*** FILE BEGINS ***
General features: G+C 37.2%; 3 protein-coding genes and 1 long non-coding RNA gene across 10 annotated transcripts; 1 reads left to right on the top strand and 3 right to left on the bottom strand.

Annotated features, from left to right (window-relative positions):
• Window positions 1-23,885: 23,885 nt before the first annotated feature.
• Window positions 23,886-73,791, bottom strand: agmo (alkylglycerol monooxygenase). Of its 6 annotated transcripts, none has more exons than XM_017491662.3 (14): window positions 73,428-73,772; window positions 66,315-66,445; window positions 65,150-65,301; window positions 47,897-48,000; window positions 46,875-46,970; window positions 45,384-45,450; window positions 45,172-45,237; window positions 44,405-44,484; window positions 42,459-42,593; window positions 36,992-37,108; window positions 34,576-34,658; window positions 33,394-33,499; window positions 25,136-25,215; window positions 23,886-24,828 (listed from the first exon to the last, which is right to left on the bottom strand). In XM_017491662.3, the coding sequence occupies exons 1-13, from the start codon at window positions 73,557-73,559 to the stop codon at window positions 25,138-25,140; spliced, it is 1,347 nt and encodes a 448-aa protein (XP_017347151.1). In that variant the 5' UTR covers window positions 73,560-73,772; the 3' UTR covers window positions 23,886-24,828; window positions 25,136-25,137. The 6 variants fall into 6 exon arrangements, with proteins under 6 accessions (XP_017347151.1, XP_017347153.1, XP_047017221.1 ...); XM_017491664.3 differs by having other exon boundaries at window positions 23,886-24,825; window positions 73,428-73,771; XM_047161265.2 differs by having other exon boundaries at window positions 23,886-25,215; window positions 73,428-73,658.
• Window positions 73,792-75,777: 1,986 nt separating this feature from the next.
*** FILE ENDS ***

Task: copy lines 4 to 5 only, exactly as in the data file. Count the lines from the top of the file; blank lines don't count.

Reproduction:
• Window positions 23,886-73,791, bottom strand: agmo (alkylglycerol monooxygenase). Of its 6 annotated transcripts, none has more exons than XM_017491662.3 (14): window positions 73,428-73,772; window positions 66,315-66,445; window positions 65,150-65,301; window positions 47,897-48,000; window positions 46,875-46,970; window positions 45,384-45,450; window positions 45,172-45,237; window positions 44,405-44,484; window positions 42,459-42,593; window positions 36,992-37,108; window positions 34,576-34,658; window positions 33,394-33,499; window positions 25,136-25,215; window positions 23,886-24,828 (listed from the first exon to the last, which is right to left on the bottom strand). In XM_017491662.3, the coding sequence occupies exons 1-13, from the start codon at window positions 73,557-73,559 to the stop codon at window positions 25,138-25,140; spliced, it is 1,347 nt and encodes a 448-aa protein (XP_017347151.1). In that variant the 5' UTR covers window positions 73,560-73,772; the 3' UTR covers window positions 23,886-24,828; window positions 25,136-25,137. The 6 variants fall into 6 exon arrangements, with proteins under 6 accessions (XP_017347151.1, XP_017347153.1, XP_047017221.1 ...); XM_017491664.3 differs by having other exon boundaries at window positions 23,886-24,825; window positions 73,428-73,771; XM_047161265.2 differs by having other exon boundaries at window positions 23,886-25,215; window positions 73,428-73,658.
• Window positions 73,792-75,777: 1,986 nt separating this feature from the next.